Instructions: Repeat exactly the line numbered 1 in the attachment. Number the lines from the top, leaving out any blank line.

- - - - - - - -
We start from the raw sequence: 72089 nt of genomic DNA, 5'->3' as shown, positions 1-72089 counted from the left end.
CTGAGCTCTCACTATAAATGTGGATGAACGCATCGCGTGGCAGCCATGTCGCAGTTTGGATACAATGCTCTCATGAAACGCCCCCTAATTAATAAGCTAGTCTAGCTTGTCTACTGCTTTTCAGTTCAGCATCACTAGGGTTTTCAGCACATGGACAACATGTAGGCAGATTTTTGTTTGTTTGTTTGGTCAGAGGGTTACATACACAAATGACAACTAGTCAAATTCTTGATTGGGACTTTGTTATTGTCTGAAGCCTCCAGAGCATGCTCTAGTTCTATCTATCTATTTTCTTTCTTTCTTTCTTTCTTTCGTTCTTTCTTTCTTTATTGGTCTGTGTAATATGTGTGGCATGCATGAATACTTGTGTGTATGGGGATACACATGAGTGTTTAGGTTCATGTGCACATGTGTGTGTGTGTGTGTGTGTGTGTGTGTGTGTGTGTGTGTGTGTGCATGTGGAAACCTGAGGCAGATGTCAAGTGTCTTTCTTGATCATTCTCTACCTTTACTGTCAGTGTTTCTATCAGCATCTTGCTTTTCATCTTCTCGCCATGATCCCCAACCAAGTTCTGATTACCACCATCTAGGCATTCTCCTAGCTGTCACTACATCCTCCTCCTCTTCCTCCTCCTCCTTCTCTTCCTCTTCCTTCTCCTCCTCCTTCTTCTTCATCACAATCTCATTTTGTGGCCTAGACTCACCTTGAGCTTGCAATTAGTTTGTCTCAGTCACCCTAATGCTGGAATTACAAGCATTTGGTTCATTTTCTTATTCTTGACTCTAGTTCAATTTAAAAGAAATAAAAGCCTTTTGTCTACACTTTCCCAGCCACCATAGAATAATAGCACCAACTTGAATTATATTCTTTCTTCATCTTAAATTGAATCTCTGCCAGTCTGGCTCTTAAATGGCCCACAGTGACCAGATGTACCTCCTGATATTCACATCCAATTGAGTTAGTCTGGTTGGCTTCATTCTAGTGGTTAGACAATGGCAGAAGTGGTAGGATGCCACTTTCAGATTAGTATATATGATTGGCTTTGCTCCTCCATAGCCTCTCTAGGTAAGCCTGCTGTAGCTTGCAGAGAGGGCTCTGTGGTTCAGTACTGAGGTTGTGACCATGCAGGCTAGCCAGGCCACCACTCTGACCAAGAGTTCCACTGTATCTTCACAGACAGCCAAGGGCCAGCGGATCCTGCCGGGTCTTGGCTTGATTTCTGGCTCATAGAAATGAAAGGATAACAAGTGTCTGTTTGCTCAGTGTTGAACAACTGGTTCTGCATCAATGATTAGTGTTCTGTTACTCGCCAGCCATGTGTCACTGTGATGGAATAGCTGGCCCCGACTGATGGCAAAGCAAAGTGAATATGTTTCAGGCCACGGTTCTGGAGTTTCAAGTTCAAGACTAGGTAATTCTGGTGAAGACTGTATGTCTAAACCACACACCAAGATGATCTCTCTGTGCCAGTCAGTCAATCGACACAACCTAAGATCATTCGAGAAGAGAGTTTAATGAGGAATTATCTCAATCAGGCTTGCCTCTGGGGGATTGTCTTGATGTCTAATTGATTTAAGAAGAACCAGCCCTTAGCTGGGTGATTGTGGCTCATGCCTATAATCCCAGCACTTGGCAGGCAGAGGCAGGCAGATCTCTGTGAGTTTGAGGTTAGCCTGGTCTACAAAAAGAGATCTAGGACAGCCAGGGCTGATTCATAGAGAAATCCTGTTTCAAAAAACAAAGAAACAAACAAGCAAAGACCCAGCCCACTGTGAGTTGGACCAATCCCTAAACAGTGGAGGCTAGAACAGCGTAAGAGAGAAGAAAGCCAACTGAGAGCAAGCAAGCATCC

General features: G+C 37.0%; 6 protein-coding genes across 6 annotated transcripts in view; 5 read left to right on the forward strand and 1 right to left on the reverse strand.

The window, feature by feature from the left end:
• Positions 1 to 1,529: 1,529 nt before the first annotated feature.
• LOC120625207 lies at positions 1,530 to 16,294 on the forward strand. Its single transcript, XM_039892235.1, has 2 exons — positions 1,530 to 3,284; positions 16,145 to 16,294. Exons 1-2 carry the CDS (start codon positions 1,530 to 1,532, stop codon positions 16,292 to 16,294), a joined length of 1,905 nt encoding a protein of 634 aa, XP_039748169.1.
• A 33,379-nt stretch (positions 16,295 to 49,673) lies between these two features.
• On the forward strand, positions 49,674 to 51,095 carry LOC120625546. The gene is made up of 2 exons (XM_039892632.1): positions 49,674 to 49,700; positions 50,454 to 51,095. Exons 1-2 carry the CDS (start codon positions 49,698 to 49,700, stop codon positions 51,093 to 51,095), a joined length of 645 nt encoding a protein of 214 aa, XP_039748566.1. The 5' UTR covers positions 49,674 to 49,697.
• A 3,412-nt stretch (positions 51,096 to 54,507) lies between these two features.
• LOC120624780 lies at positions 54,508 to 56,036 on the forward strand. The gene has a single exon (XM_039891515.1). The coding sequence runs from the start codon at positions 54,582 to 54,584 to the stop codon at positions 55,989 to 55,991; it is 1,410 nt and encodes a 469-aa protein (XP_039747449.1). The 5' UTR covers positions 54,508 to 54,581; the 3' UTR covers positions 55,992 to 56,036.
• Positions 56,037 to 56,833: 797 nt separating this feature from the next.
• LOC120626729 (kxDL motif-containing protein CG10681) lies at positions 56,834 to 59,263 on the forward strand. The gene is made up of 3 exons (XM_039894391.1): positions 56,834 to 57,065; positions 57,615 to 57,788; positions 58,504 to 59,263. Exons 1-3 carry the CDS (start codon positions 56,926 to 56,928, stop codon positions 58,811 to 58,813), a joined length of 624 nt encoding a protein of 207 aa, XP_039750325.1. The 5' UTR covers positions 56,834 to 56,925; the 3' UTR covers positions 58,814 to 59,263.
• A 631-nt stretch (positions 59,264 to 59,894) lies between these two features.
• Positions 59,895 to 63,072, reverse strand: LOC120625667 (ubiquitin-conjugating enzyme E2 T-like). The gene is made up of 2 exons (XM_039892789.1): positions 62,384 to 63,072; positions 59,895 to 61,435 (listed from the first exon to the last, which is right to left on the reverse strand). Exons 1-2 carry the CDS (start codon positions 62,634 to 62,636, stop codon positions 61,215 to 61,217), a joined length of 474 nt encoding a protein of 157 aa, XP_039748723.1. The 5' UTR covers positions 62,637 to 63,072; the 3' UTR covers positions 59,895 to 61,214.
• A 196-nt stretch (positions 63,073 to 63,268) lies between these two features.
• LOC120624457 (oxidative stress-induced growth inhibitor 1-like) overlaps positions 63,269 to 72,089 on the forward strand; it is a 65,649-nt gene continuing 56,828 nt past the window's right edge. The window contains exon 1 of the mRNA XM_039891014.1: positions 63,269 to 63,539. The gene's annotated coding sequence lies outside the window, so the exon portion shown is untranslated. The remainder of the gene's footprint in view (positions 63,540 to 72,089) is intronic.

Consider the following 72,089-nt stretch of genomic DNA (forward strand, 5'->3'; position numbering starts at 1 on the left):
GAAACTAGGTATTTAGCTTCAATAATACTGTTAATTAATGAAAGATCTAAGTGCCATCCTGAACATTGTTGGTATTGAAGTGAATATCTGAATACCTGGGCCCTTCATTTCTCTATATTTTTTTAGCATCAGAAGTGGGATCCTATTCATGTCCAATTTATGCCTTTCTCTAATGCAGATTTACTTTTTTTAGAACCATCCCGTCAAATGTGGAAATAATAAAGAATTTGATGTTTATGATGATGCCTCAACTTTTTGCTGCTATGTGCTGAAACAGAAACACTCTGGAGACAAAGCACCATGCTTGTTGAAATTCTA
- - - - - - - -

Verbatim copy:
We start from the raw sequence: 72089 nt of genomic DNA, 5'->3' as shown, positions 1-72089 counted from the left end.